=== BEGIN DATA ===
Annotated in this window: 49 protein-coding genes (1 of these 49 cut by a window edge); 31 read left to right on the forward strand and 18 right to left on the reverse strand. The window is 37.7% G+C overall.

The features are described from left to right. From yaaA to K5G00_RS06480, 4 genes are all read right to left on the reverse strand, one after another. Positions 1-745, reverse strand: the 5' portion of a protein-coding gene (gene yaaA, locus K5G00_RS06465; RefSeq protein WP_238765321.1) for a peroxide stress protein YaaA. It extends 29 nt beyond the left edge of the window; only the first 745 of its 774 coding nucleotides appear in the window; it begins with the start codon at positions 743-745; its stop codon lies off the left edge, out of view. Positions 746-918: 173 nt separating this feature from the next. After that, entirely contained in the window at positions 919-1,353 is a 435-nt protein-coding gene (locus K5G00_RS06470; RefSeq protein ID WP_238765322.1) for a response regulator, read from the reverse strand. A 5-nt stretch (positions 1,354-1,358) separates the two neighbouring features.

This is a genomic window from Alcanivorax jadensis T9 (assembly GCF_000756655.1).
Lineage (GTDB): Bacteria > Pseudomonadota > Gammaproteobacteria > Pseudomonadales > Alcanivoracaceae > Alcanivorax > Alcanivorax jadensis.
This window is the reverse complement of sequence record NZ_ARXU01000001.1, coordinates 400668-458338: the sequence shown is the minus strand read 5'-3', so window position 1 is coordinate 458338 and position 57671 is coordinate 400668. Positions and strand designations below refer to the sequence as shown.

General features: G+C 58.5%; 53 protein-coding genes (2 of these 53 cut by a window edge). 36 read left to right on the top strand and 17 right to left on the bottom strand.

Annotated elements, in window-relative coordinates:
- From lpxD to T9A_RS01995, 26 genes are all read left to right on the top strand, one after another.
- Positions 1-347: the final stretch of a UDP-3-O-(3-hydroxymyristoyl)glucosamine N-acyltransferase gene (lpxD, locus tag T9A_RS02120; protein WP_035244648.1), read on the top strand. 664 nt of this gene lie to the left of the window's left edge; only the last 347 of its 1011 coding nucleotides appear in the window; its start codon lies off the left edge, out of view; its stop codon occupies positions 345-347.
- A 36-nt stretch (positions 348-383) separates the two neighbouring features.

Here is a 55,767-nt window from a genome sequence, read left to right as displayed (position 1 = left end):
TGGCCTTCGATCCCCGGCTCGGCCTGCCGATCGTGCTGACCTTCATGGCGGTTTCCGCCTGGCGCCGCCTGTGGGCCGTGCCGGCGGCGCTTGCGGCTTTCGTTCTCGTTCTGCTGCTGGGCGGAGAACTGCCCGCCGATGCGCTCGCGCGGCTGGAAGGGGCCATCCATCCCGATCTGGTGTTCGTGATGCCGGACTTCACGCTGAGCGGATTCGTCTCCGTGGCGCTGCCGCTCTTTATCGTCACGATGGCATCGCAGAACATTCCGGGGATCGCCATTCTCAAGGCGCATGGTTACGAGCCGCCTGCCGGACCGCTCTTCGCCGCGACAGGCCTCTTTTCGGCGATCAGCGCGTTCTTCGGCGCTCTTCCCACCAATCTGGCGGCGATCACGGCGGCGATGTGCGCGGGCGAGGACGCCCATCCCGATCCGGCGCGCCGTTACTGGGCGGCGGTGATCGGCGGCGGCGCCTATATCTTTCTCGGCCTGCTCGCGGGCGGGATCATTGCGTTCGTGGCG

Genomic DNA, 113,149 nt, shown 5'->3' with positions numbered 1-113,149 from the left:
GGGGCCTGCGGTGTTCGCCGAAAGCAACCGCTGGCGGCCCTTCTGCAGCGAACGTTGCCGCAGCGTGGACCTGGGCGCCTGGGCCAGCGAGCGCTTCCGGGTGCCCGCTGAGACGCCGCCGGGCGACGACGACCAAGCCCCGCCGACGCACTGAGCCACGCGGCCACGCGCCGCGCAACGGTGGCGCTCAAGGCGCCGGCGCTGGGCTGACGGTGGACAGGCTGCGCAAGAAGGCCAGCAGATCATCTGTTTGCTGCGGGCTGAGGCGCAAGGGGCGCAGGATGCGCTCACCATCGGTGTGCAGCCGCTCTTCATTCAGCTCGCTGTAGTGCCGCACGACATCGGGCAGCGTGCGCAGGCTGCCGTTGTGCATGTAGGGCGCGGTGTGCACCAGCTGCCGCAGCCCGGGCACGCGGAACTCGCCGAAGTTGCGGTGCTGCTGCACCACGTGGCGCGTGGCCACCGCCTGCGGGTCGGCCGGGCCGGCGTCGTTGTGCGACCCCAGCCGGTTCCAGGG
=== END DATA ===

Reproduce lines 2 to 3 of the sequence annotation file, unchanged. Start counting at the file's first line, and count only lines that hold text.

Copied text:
The features are described from left to right. From yaaA to K5G00_RS06480, 4 genes are all read right to left on the reverse strand, one after another. Positions 1-745, reverse strand: the 5' portion of a protein-coding gene (gene yaaA, locus K5G00_RS06465; RefSeq protein WP_238765321.1) for a peroxide stress protein YaaA. It extends 29 nt beyond the left edge of the window; only the first 745 of its 774 coding nucleotides appear in the window; it begins with the start codon at positions 743-745; its stop codon lies off the left edge, out of view. Positions 746-918: 173 nt separating this feature from the next. After that, entirely contained in the window at positions 919-1,353 is a 435-nt protein-coding gene (locus K5G00_RS06470; RefSeq protein ID WP_238765322.1) for a response regulator, read from the reverse strand. A 5-nt stretch (positions 1,354-1,358) separates the two neighbouring features.

This is a genomic window from Alcanivorax jadensis T9 (assembly GCF_000756655.1).